It is an object of the invention to provide improved electrolytic capacitors and a method of making the same which overcome the above disadvantages.
It is another object of the invention to provide improved electrode structures for electrical capacitors which are characterized by uniform pore size and distribution, which provide improved electrical properties and stability thereof under widely varying conditions, and which may be made by simple and economical process by which such characteristics are readily controlled.
Other objects and advantages will become apparent from the following description and the appended claims.
With the above objects in view, the present invention relates to an electrolytic capacitor comprising a pair of electrodes, at least one of which consists of a porous mass of film-forming metal in open-celled foam-like form of controlled highly uniform porosity and density and substantially free of carbon reaction products of decomposion of organic materials, the porous foam-like metal electrode having throughout a dielectric oxide film formed on the surfaces thereof.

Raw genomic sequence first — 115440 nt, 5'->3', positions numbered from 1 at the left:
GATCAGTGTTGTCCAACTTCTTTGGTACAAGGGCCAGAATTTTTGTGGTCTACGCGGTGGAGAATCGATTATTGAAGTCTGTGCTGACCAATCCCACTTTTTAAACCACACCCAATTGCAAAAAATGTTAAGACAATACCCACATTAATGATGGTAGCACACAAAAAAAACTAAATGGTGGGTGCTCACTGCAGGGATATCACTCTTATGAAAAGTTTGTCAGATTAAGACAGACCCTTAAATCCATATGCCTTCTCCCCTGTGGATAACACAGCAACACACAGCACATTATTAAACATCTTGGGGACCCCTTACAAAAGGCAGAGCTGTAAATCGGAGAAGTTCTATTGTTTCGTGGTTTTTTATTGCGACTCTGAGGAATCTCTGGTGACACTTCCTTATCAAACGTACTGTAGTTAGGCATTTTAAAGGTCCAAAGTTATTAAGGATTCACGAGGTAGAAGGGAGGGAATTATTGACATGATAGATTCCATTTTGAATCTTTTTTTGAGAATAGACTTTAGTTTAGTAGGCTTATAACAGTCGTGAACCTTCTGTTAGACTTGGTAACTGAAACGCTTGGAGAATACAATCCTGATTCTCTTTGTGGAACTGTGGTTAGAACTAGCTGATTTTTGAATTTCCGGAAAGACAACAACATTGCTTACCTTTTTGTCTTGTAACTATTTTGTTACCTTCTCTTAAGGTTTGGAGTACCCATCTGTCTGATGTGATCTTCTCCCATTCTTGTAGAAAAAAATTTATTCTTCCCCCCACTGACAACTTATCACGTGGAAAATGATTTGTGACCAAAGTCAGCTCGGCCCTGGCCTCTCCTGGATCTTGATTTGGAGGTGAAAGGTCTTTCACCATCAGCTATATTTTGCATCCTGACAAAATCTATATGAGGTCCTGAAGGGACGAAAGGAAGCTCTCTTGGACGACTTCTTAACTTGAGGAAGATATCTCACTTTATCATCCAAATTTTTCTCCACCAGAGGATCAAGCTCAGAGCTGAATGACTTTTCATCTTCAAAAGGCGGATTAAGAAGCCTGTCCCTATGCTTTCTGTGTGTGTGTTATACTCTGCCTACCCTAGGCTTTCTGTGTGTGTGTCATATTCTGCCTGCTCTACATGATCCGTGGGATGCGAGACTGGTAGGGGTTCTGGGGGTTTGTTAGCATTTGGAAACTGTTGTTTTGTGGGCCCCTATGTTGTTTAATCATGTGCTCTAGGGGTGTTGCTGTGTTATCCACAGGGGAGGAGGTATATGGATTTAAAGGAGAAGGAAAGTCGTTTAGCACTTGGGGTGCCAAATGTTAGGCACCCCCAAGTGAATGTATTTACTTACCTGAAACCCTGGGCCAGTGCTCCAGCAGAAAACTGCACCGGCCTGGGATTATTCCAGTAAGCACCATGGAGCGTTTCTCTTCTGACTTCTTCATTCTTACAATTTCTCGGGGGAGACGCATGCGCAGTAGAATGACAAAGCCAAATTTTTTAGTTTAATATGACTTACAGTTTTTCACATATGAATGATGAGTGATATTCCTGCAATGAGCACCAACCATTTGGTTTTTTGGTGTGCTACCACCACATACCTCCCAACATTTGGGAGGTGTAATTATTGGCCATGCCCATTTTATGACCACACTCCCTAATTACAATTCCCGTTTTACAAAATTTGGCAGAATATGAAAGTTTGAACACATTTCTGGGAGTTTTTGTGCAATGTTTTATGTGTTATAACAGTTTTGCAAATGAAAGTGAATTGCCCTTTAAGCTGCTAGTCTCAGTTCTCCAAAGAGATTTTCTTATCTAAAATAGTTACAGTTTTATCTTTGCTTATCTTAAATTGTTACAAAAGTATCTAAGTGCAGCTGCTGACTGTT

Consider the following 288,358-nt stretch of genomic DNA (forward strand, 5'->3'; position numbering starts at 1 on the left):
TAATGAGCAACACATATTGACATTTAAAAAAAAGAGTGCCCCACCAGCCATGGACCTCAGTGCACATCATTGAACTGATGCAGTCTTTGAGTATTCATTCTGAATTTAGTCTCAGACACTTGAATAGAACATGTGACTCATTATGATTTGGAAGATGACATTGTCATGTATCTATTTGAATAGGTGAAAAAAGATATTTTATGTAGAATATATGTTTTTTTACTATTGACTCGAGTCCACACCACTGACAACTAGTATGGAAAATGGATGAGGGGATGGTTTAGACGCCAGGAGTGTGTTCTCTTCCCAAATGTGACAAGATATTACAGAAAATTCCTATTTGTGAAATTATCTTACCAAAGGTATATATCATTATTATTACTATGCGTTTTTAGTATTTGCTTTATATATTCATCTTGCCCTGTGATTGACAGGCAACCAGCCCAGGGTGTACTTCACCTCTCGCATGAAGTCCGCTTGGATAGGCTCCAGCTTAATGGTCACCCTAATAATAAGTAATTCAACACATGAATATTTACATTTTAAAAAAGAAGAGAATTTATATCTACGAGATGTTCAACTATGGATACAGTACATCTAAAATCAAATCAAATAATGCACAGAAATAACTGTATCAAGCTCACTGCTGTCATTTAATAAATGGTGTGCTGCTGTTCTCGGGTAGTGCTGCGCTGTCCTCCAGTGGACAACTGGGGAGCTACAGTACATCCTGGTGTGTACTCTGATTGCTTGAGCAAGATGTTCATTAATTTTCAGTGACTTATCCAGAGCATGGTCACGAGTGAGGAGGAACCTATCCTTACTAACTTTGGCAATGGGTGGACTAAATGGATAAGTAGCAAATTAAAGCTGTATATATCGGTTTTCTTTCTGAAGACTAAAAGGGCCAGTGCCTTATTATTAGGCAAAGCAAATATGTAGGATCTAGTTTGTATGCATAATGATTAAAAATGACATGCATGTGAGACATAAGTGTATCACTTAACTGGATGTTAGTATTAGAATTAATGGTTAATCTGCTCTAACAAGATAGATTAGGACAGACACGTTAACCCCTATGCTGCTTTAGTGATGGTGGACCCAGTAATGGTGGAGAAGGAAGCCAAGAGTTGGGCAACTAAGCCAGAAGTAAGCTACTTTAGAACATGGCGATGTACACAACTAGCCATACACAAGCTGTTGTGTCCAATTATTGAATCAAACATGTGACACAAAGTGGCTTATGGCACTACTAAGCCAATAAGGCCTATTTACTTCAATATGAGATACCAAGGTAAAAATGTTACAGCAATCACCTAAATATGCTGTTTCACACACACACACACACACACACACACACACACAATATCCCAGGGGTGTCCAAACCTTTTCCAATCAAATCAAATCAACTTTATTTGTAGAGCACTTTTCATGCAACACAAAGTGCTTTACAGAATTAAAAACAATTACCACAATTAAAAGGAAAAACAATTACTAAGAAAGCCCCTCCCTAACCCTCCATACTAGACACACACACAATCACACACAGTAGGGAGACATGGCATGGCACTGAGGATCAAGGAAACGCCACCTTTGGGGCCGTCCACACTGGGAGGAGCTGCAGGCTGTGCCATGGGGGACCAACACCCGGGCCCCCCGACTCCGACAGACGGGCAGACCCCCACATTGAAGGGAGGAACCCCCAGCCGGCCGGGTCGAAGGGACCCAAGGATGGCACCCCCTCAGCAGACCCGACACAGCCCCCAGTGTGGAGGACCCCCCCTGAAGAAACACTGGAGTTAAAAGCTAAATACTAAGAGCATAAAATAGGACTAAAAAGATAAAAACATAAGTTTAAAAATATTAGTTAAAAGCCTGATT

The invention will be better understood from the following description taken in conjunction with the accompanying drawing, in which:
FIGURE 1 is a cross-sectional view in elevation of an electrolytic capacitor embodying the present invention;
FIGURE 2 is a similar view of another type of capacitor which may embody the present invention; and